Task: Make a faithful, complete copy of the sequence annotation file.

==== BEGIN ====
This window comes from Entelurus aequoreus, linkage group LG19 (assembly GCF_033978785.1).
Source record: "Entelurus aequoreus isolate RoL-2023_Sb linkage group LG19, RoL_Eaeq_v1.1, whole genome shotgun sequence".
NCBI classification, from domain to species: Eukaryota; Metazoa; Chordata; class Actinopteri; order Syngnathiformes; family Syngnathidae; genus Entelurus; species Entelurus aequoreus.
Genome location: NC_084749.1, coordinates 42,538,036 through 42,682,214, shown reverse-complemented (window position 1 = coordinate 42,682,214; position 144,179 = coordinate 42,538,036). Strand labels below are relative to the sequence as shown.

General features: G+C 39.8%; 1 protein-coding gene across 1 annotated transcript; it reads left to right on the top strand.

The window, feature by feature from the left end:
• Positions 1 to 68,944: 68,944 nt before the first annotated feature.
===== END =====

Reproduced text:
This window comes from Entelurus aequoreus, linkage group LG19 (assembly GCF_033978785.1).
Source record: "Entelurus aequoreus isolate RoL-2023_Sb linkage group LG19, RoL_Eaeq_v1.1, whole genome shotgun sequence".
NCBI classification, from domain to species: Eukaryota; Metazoa; Chordata; class Actinopteri; order Syngnathiformes; family Syngnathidae; genus Entelurus; species Entelurus aequoreus.
Genome location: NC_084749.1, coordinates 42,538,036 through 42,682,214, shown reverse-complemented (window position 1 = coordinate 42,682,214; position 144,179 = coordinate 42,538,036). Strand labels below are relative to the sequence as shown.

General features: G+C 39.8%; 1 protein-coding gene across 1 annotated transcript; it reads left to right on the top strand.

The window, feature by feature from the left end:
• Positions 1 to 68,944: 68,944 nt before the first annotated feature.